Kentucky family loses 3 members to Covid-19 in weeks before Christmas
Two Kentucky sisters warn families to gather together this holiday season after losing three relatives when the coronavirus pierced their family this fall.
Jessica Cheatham, 36, from Campbellsville and Jama Allen, 32, from Liberty told NBC News that they both signed Covid-19 in October and November. While they experienced fairly mild cases of the disease, their older relatives did not fare so well.
Her grandfather, Charles Herbert Tucker, signed Covid-19 in November. Shortly after testing positive, the retired farmer was hospitalized and also learned that he had stage 4 leukemia. Tucker died on November 22nd, two days after his 76th birthday and just four days before Thanksgiving.
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Charles Tucker. (Courtesy of the Cheatham family)
While their grandfather was hospitalized, the sisters' father, Mark Davis Cheatham, tested positive for the virus on November 18. The 61-year-old Kentucky Department of Transportation machine operator, who had high blood pressure, soon developed double pneumonia and was hospitalized.
Just five days after Mark Cheatham tested positive, his wife Lisa Cheatham, 58, also tested positive. She was later hospitalized with him at Norton Hospital in Louisville, Kentucky.
Kentucky has reported more than 250,000 Covid-19 cases and more than 2,400 deaths, according to an NBC News tally. The state is one of 38 in the United States that mandate masks nationwide.
The sisters said they were not sure how they or their family members contracted Covid-19. Her parents feared the virus and took all possible precautions, including wearing masks and gloves, and practicing social distancing when possible. But they said many in their community are not so careful.
“We are such a small community. You see a lot of people who don't wear masks, they're not socially distant, ”said Allen.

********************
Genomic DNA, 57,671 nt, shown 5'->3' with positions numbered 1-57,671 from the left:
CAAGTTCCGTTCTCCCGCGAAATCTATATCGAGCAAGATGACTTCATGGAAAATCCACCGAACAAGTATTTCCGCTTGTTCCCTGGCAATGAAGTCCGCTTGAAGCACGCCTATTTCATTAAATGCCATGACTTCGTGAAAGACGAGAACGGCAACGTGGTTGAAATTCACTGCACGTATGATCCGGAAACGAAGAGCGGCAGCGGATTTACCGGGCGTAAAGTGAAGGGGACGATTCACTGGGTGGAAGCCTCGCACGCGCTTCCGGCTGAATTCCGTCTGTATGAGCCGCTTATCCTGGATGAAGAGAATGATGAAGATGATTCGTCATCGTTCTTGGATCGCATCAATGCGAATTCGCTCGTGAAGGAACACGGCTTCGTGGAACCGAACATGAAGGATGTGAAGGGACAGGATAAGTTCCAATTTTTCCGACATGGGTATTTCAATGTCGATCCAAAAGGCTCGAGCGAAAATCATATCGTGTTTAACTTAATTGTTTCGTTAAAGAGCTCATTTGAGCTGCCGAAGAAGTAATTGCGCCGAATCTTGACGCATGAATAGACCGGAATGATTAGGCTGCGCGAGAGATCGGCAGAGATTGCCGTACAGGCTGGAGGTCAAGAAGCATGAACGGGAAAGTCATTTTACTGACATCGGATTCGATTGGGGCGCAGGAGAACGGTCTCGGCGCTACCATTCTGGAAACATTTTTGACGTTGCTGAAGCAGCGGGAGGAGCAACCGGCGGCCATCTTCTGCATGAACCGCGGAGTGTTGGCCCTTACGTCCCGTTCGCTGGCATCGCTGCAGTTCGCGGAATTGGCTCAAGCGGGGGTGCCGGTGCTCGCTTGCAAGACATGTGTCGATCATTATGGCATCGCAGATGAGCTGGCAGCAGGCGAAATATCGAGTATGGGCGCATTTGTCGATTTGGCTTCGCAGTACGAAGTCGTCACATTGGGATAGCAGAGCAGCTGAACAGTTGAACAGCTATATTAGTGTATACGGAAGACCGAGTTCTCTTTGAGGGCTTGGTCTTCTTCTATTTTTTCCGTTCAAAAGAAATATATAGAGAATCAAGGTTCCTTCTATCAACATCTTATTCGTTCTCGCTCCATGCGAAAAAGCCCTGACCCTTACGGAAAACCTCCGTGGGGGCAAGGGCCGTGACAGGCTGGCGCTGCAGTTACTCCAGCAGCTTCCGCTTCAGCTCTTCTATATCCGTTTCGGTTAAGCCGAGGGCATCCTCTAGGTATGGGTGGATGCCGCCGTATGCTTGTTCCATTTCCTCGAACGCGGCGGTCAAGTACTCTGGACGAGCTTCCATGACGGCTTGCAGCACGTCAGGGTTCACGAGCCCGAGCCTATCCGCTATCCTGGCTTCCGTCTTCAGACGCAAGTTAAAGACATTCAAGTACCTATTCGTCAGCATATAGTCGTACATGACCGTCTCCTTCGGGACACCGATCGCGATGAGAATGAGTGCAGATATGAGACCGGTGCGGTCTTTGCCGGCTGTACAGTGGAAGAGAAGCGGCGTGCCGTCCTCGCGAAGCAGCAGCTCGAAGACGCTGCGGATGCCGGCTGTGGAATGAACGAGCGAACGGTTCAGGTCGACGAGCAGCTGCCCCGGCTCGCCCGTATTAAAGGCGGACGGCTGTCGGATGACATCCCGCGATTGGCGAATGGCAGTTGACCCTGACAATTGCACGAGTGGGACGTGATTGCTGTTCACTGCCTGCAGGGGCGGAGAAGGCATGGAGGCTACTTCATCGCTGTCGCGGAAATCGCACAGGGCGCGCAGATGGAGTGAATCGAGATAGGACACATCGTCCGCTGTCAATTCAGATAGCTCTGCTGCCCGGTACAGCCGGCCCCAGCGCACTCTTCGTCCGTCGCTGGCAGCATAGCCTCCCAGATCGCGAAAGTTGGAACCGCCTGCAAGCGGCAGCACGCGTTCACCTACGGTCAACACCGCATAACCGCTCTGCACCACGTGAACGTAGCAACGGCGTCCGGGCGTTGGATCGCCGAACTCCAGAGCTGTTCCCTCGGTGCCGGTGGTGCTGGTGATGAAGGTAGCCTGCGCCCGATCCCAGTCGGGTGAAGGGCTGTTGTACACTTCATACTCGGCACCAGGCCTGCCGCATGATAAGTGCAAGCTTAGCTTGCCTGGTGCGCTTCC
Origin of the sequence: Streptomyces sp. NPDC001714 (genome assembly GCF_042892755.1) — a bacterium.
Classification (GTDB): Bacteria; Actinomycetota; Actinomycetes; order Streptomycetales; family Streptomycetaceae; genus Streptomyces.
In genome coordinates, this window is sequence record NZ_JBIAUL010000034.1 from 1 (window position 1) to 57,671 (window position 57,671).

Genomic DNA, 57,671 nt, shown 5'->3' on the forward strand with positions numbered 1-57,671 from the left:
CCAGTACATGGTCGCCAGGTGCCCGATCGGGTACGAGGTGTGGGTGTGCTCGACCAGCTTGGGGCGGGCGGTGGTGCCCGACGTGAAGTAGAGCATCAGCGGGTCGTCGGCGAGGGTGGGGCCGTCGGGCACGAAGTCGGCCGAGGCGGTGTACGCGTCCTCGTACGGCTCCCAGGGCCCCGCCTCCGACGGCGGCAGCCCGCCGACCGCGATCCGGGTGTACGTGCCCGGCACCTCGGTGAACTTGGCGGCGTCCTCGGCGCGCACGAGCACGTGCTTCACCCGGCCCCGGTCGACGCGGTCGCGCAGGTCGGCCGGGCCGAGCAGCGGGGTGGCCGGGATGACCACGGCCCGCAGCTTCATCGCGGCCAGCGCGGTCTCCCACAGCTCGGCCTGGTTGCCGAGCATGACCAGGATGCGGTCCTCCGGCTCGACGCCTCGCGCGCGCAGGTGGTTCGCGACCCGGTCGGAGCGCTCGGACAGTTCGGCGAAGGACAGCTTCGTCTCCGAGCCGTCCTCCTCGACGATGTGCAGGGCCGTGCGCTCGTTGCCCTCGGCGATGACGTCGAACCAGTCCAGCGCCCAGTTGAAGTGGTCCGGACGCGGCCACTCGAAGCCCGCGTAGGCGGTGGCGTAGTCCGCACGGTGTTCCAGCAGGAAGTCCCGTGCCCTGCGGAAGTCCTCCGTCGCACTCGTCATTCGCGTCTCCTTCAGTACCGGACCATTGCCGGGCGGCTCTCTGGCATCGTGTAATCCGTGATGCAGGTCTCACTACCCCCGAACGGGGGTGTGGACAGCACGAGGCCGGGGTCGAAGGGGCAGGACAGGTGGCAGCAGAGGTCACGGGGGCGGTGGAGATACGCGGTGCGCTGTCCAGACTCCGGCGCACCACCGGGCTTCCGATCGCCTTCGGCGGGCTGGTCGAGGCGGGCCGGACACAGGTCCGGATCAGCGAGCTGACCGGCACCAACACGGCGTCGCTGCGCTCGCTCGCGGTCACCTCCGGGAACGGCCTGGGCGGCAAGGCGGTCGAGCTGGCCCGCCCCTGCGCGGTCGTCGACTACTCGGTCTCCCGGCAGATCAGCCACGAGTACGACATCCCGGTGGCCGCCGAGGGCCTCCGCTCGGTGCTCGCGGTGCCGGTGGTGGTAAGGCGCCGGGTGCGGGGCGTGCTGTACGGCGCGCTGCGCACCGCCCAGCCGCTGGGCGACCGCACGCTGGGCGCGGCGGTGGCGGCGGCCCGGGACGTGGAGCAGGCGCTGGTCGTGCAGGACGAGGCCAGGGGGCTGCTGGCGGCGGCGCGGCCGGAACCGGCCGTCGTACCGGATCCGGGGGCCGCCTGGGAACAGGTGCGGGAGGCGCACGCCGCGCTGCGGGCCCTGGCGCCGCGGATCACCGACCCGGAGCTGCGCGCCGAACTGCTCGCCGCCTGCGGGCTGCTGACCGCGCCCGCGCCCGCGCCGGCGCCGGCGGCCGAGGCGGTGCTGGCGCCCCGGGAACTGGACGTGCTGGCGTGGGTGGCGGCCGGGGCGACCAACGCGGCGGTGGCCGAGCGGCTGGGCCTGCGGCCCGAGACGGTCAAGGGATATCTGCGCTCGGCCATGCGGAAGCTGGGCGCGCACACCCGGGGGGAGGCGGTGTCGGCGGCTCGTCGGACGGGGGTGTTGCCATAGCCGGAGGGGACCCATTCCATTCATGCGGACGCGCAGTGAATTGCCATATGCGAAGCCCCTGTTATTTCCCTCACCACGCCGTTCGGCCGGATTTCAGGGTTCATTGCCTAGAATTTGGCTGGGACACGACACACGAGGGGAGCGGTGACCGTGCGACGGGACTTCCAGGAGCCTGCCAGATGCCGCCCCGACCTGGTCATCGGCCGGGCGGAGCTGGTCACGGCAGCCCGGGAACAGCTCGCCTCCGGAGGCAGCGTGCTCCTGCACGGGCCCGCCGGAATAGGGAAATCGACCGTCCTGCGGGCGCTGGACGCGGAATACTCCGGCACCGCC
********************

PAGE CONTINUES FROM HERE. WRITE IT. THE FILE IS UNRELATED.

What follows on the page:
Jessica Cheatham and Jama Allen with their mother Lisa Cheatham. (Courtesy of the Cheatham family)
Allen, who runs a retail store in Campbellsville, said customers often enter their store without a mask and get angry when she asks them to put one on.
"It really makes me angry," said Allen. "It annoys me that you are blind to this virus and what it can do to you."
Mark Cheatham, who initially only developed mild symptoms such as a sore throat and earache before his hospital stay, was soon given ventilation after extreme shortness of breath, a dangerous symptom of the virus. He died on December 11th.
"[He] was heavily sedated," said Jessica Cheatham. "He had some ventilator complications and brain damage, and we couldn't talk to him."
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Lisa Cheatham, like her husband, had only minor symptoms after contracting the virus, but it steadily worsened. She too got double pneumonia. The sisters were able to spend the last few hours with their mother before she died.
"[Mom] knew she was in her last moment and she told us she was scared and didn't want to die," said Jessica Cheatham.
Lisa Cheatham died on December 15, just four days after her husband, who was nearly 40 years old.
Mark Cheatham loved hunting, fishing and riding his motorcycle while his wife loved painting and gardening, their children said. The couple enjoyed traveling and spending time with their two grandchildren and two stepchildren. The Christmas and New Year holidays will be extremely tough for the family, the sisters said.
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"Just because you haven't gotten this virus before doesn't mean you still can't get it," said Jessica Cheatham. “My parents were safe all year round and just before Christmas got there. So people need to stop thinking that they are rid of this virus. "
The sisters urge families not to gather for the upcoming holidays to avoid spreading the virus further. Experts believe the recent spike in Covid-19 cases, hospital stays and deaths could be linked to large gatherings during Thanksgiving and could be made worse by gatherings over the next week.
"[Families] have to ask themselves," Should I give up this one vacation or give it up for a lifetime? "Said Allen.
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